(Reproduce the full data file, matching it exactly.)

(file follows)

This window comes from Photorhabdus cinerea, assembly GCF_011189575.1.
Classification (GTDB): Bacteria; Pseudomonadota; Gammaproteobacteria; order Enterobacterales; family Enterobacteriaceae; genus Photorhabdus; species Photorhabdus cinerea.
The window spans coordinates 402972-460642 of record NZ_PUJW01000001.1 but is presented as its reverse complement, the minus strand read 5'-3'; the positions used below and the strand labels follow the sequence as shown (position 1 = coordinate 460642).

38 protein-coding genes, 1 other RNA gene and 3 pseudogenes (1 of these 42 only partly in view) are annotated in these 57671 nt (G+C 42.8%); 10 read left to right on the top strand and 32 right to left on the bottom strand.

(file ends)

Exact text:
This window comes from Photorhabdus cinerea, assembly GCF_011189575.1.
Classification (GTDB): Bacteria; Pseudomonadota; Gammaproteobacteria; order Enterobacterales; family Enterobacteriaceae; genus Photorhabdus; species Photorhabdus cinerea.
The window spans coordinates 402972-460642 of record NZ_PUJW01000001.1 but is presented as its reverse complement, the minus strand read 5'-3'; the positions used below and the strand labels follow the sequence as shown (position 1 = coordinate 460642).

38 protein-coding genes, 1 other RNA gene and 3 pseudogenes (1 of these 42 only partly in view) are annotated in these 57671 nt (G+C 42.8%); 10 read left to right on the top strand and 32 right to left on the bottom strand.